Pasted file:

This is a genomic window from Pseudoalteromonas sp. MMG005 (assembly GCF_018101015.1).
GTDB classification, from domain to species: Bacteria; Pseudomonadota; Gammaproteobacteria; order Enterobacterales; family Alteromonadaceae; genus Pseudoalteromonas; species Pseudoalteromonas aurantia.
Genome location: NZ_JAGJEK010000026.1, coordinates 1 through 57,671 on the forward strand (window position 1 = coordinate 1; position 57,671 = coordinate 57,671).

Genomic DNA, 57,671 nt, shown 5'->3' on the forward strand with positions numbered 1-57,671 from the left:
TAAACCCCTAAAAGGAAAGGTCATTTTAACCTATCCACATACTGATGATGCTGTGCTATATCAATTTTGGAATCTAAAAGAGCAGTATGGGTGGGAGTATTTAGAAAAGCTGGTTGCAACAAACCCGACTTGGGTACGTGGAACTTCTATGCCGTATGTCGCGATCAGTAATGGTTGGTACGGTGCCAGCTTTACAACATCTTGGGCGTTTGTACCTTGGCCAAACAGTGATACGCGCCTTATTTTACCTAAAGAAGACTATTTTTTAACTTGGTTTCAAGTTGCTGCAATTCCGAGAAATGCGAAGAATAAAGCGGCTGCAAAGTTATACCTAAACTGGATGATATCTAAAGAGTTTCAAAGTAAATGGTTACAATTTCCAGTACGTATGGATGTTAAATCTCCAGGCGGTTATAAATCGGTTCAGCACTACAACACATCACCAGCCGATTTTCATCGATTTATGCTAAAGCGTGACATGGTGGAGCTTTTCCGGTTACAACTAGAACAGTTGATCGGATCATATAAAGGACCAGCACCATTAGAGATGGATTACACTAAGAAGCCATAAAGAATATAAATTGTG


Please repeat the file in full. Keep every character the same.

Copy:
This is a genomic window from Pseudoalteromonas sp. MMG005 (assembly GCF_018101015.1).
GTDB classification, from domain to species: Bacteria; Pseudomonadota; Gammaproteobacteria; order Enterobacterales; family Alteromonadaceae; genus Pseudoalteromonas; species Pseudoalteromonas aurantia.
Genome location: NZ_JAGJEK010000026.1, coordinates 1 through 57,671 on the forward strand (window position 1 = coordinate 1; position 57,671 = coordinate 57,671).

Genomic DNA, 57,671 nt, shown 5'->3' on the forward strand with positions numbered 1-57,671 from the left:
TAAACCCCTAAAAGGAAAGGTCATTTTAACCTATCCACATACTGATGATGCTGTGCTATATCAATTTTGGAATCTAAAAGAGCAGTATGGGTGGGAGTATTTAGAAAAGCTGGTTGCAACAAACCCGACTTGGGTACGTGGAACTTCTATGCCGTATGTCGCGATCAGTAATGGTTGGTACGGTGCCAGCTTTACAACATCTTGGGCGTTTGTACCTTGGCCAAACAGTGATACGCGCCTTATTTTACCTAAAGAAGACTATTTTTTAACTTGGTTTCAAGTTGCTGCAATTCCGAGAAATGCGAAGAATAAAGCGGCTGCAAAGTTATACCTAAACTGGATGATATCTAAAGAGTTTCAAAGTAAATGGTTACAATTTCCAGTACGTATGGATGTTAAATCTCCAGGCGGTTATAAATCGGTTCAGCACTACAACACATCACCAGCCGATTTTCATCGATTTATGCTAAAGCGTGACATGGTGGAGCTTTTCCGGTTACAACTAGAACAGTTGATCGGATCATATAAAGGACCAGCACCATTAGAGATGGATTACACTAAGAAGCCATAAAGAATATAAATTGTG